The CIS is a joint initiative of the Program in Global Noncommunicable Disease and Social Change at Harvard Medical School, the NCD Synergies project at Partners In Health, and the Fellowships in NCDs and Global Health Equity at BWH.

Much of the historical progress on global health equity has been driven by vertical initiatives around priority infectious diseases. In the 21st century, however, there remains a “long tail” of infectious and non-infectious conditions that are seldom lethal in high-income countries, but are still a death-sentence for the poorest children and young adults in lower-income countries. This long tail of severe conditions includes diseases such as type 1 diabetes, rheumatic heart disease, sickle cell disease, and multi-drug resistant tuberculosis for example.

The Lancet Commission on Reframing Noncommunicable Diseases and Injuries for the Poorest Billion (Lancet NCDI Poverty Commission) identified illustrative integrated care teams that could bridge this vast gap in care if they were financed and implemented at scale.

In order to act on the recommendations of this Lancet Commission, a group of 21 countries (and growing) have organized an NCDI Poverty Network. The CIS – together with the Universidade Eduardo Mondale in Mozambique – serves as the co-secretariat for the NCDI Poverty Network, supporting Network countries to progress through a 4-phase theory of change, ultimately leading to national implementation of integrated delivery models.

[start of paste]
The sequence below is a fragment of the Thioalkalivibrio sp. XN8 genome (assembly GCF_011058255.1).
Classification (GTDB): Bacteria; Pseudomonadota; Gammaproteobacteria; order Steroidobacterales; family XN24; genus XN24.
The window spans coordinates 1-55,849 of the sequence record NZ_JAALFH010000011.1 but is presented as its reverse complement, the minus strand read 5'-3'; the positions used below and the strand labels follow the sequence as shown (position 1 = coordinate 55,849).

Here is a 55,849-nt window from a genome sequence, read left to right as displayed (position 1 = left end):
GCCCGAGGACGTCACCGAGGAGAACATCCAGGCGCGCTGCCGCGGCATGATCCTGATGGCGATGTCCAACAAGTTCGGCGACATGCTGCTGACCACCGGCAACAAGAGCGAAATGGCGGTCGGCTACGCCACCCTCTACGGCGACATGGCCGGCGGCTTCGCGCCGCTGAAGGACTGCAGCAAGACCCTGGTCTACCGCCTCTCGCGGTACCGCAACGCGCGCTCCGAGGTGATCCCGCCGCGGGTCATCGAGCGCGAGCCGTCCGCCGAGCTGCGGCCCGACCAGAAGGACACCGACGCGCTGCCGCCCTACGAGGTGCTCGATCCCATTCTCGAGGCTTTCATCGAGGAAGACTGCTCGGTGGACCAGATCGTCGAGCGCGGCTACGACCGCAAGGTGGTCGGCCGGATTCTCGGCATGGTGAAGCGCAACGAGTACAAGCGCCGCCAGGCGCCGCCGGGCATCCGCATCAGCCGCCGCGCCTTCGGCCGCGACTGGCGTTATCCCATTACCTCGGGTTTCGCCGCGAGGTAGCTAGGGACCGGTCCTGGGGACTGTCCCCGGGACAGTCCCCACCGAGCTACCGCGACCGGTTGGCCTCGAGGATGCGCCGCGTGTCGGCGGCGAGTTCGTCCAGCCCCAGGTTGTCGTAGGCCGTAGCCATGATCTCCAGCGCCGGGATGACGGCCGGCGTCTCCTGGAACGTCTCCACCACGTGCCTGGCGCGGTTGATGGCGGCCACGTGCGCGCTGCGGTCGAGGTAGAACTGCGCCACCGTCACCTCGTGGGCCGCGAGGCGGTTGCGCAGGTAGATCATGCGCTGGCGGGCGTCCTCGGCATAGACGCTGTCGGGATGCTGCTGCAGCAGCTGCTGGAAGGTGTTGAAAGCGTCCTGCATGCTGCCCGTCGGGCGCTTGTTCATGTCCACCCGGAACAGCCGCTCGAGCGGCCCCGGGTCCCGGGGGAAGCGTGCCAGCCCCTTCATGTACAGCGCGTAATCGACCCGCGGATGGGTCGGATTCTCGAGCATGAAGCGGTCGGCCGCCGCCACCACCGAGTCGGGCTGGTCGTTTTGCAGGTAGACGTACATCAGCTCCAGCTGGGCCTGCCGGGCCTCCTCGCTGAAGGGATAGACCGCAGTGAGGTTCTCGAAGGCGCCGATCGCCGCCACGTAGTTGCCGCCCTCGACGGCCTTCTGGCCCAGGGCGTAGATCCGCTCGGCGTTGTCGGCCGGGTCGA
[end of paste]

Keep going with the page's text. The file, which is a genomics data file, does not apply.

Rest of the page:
One integrated delivery model developed by CIS leadership is the Package of Essential Noncommunicable Disease Interventions – Plus (PEN-Plus). PEN-Plus supports decentralized, integrated case-management for severe chronic NCDs such as type 1 diabetes, rheumatic and congenital heart disease and sickle cell disease. PEN-Plus has been adopted as the official strategy of the 47 member states of the World Health Organization’s African region.

Between 2023 and 2028, the primary objectives of the CIS will be to:

  1. Develop the theoretical basis for a Science of Integration in Global Health Equity
  2. Support all phases of the NCDI Poverty Network’s activities, including PEN-Plus initiation, expansion, and evaluation
  3. Incubate new integrated service delivery models in areas such as breast and gynecological health, newborn screening, and high-dependency/acute care